<p>International football stars like Cannavaro, Crespo, Robert Pires and Robbie Fowler get big bucks at auctions for players
What national and club football have not been able to do for the sport in India will possibly be accomplished by a West Bengal-based football league. Christened Premier Soccer League (PSL), the new format is a mix of the English Premier League (EPL), the US-based National Football League (NFL) and Indian cricket’s favourite Indian Premier League (IPL).
Broadcast rights for the league have already been sold to MP & Sylva.
Officials from within Celebrity Management Group (CMG), which has signed a 10-year contract with the All India Football Federation (AIFF) said that in the first year itself, broadcast rights are expected to fetch to the tune of Rs 35 crore (about $7 million). “The rights which have been sold to MP & Sylva will mean that the league will be broadcast in 50 countries,” said Bhaswar Goswami, executive director, CMG.(Click here for table)
While this might still not compare with the 10-year deal that the IPL signed for broadcasting rights at almost $1,000 million, the figure for the PSL is significantly larger than the broadcasting for the football iLeague that earns a broadcasting revenue of over Rs 10 crore yearly.
“Considering that football is still a struggling sport in India, it becomes clear that these are good revenue numbers,” Goswami said.
While the PSL borrows from the EPL, the league concept, the IPL is the inspiration in as much as auctions were held, for six teams. PSL will host six teams from across West Bengal — based in Kolkata, Siliguri, Haldia, Durgapur, Howrah and Barasat. In an auction that was concluded on Saturday, Barasat-based infrastructure and realty company, Uro, bought the Barasat team for Rs 25 crore.
The base price for the Barasat team, was set at Rs 80 lakh. Aajay Consultants bought the Siliguri team for Rs 18 crore, while the Kolkata franchisee was sold for Rs 11 crore to the Camellia Group.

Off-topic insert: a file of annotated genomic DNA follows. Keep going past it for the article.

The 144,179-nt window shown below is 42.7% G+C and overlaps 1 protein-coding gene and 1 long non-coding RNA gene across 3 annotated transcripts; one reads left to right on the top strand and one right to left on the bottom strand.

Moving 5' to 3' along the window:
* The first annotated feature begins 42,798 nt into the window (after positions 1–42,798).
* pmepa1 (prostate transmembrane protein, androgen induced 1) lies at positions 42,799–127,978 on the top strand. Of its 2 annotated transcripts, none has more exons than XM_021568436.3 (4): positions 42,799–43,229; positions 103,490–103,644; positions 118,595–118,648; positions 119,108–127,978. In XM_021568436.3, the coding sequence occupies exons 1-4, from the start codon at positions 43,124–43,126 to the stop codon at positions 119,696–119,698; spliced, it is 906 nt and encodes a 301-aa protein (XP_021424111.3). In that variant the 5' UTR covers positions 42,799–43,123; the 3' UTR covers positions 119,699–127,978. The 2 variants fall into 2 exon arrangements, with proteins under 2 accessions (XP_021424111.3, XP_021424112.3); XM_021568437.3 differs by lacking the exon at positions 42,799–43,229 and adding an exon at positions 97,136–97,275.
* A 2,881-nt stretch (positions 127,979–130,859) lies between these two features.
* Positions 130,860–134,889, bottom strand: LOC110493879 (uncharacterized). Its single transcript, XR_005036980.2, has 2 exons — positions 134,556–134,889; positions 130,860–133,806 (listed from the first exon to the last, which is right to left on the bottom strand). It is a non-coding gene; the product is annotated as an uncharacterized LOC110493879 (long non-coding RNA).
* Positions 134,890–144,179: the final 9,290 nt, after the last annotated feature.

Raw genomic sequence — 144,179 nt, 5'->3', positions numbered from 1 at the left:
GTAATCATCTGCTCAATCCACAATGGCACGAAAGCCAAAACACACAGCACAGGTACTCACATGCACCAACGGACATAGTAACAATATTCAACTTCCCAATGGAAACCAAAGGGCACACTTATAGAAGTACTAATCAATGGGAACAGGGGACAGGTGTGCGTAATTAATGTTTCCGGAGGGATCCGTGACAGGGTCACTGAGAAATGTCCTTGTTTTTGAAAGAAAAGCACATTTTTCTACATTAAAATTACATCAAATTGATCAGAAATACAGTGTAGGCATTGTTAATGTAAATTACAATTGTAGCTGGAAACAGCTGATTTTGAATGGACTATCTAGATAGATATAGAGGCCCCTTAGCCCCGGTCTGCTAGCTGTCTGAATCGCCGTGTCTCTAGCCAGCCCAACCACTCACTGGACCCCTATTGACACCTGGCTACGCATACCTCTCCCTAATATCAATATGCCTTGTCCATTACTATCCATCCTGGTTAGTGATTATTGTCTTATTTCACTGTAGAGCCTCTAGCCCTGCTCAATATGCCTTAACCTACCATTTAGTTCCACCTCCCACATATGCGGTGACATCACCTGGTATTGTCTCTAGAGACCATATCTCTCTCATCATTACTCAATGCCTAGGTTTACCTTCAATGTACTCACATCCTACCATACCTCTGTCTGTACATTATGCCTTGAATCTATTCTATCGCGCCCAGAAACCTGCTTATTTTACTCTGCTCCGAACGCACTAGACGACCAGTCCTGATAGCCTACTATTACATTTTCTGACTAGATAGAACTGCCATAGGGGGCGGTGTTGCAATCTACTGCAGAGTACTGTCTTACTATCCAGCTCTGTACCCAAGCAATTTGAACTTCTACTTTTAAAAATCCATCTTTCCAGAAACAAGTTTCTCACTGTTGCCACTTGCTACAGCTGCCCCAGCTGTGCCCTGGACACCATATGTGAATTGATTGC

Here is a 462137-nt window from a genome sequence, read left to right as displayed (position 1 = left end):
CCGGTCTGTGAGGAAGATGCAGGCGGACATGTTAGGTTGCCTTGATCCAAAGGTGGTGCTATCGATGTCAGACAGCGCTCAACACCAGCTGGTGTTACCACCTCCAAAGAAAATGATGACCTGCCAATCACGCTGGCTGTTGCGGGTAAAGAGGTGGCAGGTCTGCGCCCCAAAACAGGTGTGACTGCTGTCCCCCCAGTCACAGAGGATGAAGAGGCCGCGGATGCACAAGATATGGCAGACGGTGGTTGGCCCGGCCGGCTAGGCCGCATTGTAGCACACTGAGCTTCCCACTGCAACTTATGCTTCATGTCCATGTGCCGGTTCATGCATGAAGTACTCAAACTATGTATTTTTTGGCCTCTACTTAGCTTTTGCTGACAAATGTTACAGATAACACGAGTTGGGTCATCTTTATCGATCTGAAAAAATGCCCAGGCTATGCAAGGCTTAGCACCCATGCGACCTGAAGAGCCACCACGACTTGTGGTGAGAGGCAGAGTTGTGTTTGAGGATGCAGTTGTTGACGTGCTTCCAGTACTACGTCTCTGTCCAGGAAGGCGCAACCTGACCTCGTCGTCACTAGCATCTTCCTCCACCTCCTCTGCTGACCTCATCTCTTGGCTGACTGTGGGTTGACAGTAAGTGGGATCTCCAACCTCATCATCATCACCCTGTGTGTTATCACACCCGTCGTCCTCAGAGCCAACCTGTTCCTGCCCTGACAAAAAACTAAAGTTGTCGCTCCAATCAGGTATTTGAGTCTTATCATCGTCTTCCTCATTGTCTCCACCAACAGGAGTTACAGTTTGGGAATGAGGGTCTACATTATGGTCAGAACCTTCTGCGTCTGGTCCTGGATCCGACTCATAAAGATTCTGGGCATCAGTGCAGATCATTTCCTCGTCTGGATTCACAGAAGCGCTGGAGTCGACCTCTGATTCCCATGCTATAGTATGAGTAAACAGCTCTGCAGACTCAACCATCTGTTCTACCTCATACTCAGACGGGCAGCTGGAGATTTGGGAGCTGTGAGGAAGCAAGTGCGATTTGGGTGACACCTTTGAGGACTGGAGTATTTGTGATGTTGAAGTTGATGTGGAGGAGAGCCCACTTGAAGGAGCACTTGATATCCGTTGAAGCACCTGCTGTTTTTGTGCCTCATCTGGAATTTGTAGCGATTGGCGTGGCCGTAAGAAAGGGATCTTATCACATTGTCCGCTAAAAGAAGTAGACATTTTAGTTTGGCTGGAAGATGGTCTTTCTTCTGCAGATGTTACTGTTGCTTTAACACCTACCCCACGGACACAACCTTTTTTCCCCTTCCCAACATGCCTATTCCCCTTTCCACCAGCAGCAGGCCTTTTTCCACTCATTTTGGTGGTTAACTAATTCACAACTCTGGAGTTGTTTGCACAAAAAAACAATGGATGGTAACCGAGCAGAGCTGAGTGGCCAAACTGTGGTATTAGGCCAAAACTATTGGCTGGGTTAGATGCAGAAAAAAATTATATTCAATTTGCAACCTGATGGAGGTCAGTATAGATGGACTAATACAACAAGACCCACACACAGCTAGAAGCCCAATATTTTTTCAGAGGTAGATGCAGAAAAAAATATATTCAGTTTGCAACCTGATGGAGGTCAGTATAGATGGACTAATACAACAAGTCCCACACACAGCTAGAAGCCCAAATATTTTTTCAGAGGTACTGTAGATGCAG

“Iconic” players have been imported from across the world. The list includes Argentine Hernán Jorge Crespo, who was bought by Barasat for $8,40,000. Other players include Italian defender Fabio Cannavaro, English footballer and Liverpool legend Robbie Fowler (in picture), French midfielder and key Arsenal member Robert Pires, and Nigerian Jay-Jay Okocha.
Cannavaro, Fowler and Okocha were sold for $8,30,000, $5,30,000 and $5,50,000, respectively. Each of these players will lead one club as an “icon” player. International coaches like Icelandic Teitur Thordarson, English manager Peter Reid were sold for $2,10,000 and $2,00,000, respectively.
Interesting to the league is the fact that it is looking to replicate the success of the IPL in trying to get a glamour and star quotient to attract crowds. Barasat, for example, is getting India’s football star, Bhaichung Bhutia, on board as brand ambassador. “Bhutia will be our brand ambassador. Our idea is to get a carnival of football to the stadium with Crespo and Bhutia on one team,” said Debojit Choudhury, MD, Corporate Relationz, which handles the Barasat franchise.
Other teams are looking at approaching cricketer and former Indian Test captain, Sourav Ganguly, and Bengali actor Prasenjit Chatterjee as ambassadors. “Yes, they have approached me, and the nature of the partnership is being worked out,” Chatterjee told Business Standard.
Interestingly, the franchisees have been bought by Bengal-based business houses. According to Goswami, bigger corporate names will be engaged for sponsorships. “We are in talk with companies like UB Group and Pepsico for sponsorship agreements,” Goswami said. While talks are still on, the big deals are expected to be in the range of $4,00,00 a year, he said.
According to experts, infrastructure is an issue with the franchisees. “I have my doubts about this venture because while IPL succeeded because of the excellent cricketing infrastructure across the country, Bengal lacks international standard football stadium,” said a member of the AIFF.
Goswami, however, is of the opinion that all the six venues have five star hotels nearby and the stadiums have at least 15,000 capacity. “This is enough for a start. As the tournament makes money, we will invest in infrastructure, which will help the sport in general,” Goswami said.
PSL itself will host 34 games between March and April. For now, the stage, seems set for a new start to Indian football. The sport, however, has had many starts in the past, which have amounted to naught.
That West Bengal is an exception, might just make the fortunes of the PSL.